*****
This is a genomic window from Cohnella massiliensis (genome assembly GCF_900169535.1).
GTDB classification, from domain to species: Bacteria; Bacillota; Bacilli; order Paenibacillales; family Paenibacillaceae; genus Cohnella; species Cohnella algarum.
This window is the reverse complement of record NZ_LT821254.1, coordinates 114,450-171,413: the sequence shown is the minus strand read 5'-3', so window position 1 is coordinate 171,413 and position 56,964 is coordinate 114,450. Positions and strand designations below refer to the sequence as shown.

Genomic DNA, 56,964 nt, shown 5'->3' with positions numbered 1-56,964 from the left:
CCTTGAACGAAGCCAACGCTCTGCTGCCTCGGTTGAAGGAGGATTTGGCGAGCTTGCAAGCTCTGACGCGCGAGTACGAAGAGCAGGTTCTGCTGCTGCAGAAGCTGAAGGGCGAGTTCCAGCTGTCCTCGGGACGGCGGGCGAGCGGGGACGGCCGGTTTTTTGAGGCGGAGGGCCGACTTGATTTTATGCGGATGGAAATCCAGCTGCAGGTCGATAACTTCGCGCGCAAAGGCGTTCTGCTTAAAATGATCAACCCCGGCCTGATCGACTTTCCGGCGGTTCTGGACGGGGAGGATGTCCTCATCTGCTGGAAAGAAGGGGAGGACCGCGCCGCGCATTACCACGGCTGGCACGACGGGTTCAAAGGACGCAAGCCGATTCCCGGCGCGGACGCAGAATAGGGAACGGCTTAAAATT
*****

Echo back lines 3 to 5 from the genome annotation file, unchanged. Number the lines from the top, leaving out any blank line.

This window is the reverse complement of record NZ_LT821254.1, coordinates 114,450-171,413: the sequence shown is the minus strand read 5'-3', so window position 1 is coordinate 171,413 and position 56,964 is coordinate 114,450. Positions and strand designations below refer to the sequence as shown.

Genomic DNA, 56,964 nt, shown 5'->3' with positions numbered 1-56,964 from the left:
CCTTGAACGAAGCCAACGCTCTGCTGCCTCGGTTGAAGGAGGATTTGGCGAGCTTGCAAGCTCTGACGCGCGAGTACGAAGAGCAGGTTCTGCTGCTGCAGAAGCTGAAGGGCGAGTTCCAGCTGTCCTCGGGACGGCGGGCGAGCGGGGACGGCCGGTTTTTTGAGGCGGAGGGCCGACTTGATTTTATGCGGATGGAAATCCAGCTGCAGGTCGATAACTTCGCGCGCAAAGGCGTTCTGCTTAAAATGATCAACCCCGGCCTGATCGACTTTCCGGCGGTTCTGGACGGGGAGGATGTCCTCATCTGCTGGAAAGAAGGGGAGGACCGCGCCGCGCATTACCACGGCTGGCACGACGGGTTCAAAGGACGCAAGCCGATTCCCGGCGCGGACGCAGAATAGGGAACGGCTTAAAATT